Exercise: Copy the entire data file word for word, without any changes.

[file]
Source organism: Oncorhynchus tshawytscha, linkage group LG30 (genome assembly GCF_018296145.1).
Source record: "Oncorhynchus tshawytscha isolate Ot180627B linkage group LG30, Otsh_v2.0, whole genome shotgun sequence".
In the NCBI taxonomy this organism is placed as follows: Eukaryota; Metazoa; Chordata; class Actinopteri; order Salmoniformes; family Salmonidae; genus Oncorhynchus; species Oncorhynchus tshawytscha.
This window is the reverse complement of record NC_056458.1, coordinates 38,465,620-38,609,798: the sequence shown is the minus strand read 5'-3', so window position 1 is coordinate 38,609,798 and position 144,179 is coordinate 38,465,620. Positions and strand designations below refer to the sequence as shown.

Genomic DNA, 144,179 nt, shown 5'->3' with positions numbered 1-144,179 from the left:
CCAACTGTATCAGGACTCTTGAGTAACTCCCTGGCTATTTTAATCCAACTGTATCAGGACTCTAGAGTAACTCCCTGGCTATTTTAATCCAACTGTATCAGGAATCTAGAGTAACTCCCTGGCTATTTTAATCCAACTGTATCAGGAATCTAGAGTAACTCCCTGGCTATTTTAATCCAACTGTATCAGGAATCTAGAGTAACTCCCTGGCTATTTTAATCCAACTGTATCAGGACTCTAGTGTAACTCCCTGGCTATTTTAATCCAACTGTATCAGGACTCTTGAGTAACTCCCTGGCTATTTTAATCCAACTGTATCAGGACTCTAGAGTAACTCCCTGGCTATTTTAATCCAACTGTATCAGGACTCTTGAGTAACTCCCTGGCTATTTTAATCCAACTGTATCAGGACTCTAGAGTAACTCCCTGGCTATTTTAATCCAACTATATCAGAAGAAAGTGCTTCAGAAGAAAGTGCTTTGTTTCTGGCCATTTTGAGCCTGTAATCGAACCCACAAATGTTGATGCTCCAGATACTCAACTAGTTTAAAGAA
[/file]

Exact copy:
Source organism: Oncorhynchus tshawytscha, linkage group LG30 (genome assembly GCF_018296145.1).
Source record: "Oncorhynchus tshawytscha isolate Ot180627B linkage group LG30, Otsh_v2.0, whole genome shotgun sequence".
In the NCBI taxonomy this organism is placed as follows: Eukaryota; Metazoa; Chordata; class Actinopteri; order Salmoniformes; family Salmonidae; genus Oncorhynchus; species Oncorhynchus tshawytscha.
This window is the reverse complement of record NC_056458.1, coordinates 38,465,620-38,609,798: the sequence shown is the minus strand read 5'-3', so window position 1 is coordinate 38,609,798 and position 144,179 is coordinate 38,465,620. Positions and strand designations below refer to the sequence as shown.

Genomic DNA, 144,179 nt, shown 5'->3' with positions numbered 1-144,179 from the left:
CCAACTGTATCAGGACTCTTGAGTAACTCCCTGGCTATTTTAATCCAACTGTATCAGGACTCTAGAGTAACTCCCTGGCTATTTTAATCCAACTGTATCAGGAATCTAGAGTAACTCCCTGGCTATTTTAATCCAACTGTATCAGGAATCTAGAGTAACTCCCTGGCTATTTTAATCCAACTGTATCAGGAATCTAGAGTAACTCCCTGGCTATTTTAATCCAACTGTATCAGGACTCTAGTGTAACTCCCTGGCTATTTTAATCCAACTGTATCAGGACTCTTGAGTAACTCCCTGGCTATTTTAATCCAACTGTATCAGGACTCTAGAGTAACTCCCTGGCTATTTTAATCCAACTGTATCAGGACTCTTGAGTAACTCCCTGGCTATTTTAATCCAACTGTATCAGGACTCTAGAGTAACTCCCTGGCTATTTTAATCCAACTATATCAGAAGAAAGTGCTTCAGAAGAAAGTGCTTTGTTTCTGGCCATTTTGAGCCTGTAATCGAACCCACAAATGTTGATGCTCCAGATACTCAACTAGTTTAAAGAA